Our daughter is 16, turning 17 this spring. Next year she is old enough to do the transition program for kids ages 18-21. This program helps young adults with disabilities learn how to do things like take public transportation, learn job skills, and many other skills they will need to be part of the community. That means she really only has one more year of "school" left after this school year.
Because of this we have decided that she really needs to get every single ounce of schooling she can get out of it. However, the school is not living up to our expectations since they cant even figure out when she is in class. Due to our frustrations with the school we have decided to homeschool until she is able to begin the transitions program.
Our other daughter will finish out the school year, at which time we will then decide if she will continue next year in public school or will join the rest of our kids being homeschooled.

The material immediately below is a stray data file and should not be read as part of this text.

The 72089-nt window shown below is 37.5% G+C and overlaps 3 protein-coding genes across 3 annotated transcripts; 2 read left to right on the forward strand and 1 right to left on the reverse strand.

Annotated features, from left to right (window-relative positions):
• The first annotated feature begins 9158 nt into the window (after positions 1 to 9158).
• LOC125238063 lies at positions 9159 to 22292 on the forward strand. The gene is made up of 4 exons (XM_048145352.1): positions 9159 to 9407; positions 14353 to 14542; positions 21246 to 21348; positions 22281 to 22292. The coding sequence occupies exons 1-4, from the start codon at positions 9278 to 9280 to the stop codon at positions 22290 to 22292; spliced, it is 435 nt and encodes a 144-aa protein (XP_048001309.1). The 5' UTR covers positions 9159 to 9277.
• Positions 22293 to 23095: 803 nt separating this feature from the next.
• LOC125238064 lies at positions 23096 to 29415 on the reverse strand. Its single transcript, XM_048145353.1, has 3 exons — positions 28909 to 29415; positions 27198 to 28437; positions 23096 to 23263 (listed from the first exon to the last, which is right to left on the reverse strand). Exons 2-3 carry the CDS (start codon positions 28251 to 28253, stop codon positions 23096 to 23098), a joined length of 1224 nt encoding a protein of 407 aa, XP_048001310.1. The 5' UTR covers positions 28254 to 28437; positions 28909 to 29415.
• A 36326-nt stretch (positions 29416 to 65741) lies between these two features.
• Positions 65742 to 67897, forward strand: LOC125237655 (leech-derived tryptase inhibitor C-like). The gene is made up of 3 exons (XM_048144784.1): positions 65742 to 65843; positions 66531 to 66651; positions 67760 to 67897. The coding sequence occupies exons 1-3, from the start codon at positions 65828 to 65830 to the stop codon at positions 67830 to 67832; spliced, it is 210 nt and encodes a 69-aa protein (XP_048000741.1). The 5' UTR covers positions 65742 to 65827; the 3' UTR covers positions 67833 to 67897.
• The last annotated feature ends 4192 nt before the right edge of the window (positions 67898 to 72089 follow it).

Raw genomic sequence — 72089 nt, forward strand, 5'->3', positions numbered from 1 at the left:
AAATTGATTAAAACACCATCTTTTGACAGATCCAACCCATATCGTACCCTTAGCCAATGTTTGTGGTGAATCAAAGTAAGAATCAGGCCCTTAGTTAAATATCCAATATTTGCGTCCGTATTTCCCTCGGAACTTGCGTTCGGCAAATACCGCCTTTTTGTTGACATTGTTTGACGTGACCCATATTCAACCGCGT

Another big change is the change in our curriculum. We have been doing Abeka DVDs. Our kids have been doing great with keeping up subjects, however we have discovered it is very hard to jump ahead when we want or stay back when we are confined by the DVDs to go at a certain pace. Sometimes I would just like more practice or if our kids are ahead in a certain area, we would like to be able to go faster. I feel like we really need the DVDs using this program since the worksheets seem to not cover enough. I will say that when I used just Abeka with our older kids without using the DVDs it was great. I actually do like the DVDs but for our younger kids, they are getting bored with the DVDs and it is a struggle to keep them engaged.